Guidelines for Hydrogen Sulfide exposure have gone through a major change. Did you know about it? Looks like not many safety professionals in oil and gas did. A survey found that more than half of the professionals contacted did not know that the American Conference of Governmental Industrial Hygienists has recommended a dramatic reduction in the allowable exposure limits. More significantly, three-quarters of the people who did know about the change are not moving very quickly to adopt it.
You can read more about the actual guidelines themselves here, but OH&S Online says the meat of it is that:
(ACGIH) changed its recommended threshold limit values (TLVs) for airborne hydrogen sulfide (H2S) exposure. Previously, the ACGIH recommendation for an eight-hour time weighted average (TWA) exposure limit was a concentration of 10 parts per million and the 15-minute short-term exposure limit (STEL) was 15 ppm. The new recommendations for airborne H2S exposure are a TWA of 1 ppm and an STEL of 5 ppm. While compliance with these recommendations is not mandatory, they were developed from scientific data gathered by ACGIH during several years on the health effects of H2S exposure.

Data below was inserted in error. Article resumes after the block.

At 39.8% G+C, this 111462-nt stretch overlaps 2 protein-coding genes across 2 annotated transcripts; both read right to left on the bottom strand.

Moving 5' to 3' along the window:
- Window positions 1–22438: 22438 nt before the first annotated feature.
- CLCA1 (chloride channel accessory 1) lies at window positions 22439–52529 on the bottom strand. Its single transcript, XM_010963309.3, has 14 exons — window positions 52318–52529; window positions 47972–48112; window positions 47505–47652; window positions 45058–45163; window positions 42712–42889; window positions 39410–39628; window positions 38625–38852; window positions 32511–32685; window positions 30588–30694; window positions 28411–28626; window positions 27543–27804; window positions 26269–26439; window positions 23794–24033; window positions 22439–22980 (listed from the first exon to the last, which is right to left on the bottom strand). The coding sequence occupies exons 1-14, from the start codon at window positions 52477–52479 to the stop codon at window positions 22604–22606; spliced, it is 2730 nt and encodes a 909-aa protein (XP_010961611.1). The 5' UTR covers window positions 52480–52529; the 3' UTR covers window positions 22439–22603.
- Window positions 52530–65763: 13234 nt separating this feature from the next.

As the article states, the guidelines are not mandatory and the OSHA levels are still higher, but OSHA recently announced an online database of permissible limits, including these new H2S guidelines. This threatens to become a dangerous legal grey area for employers where several limits exist side-by-side with no clear definition of what consitutes “safe” limits.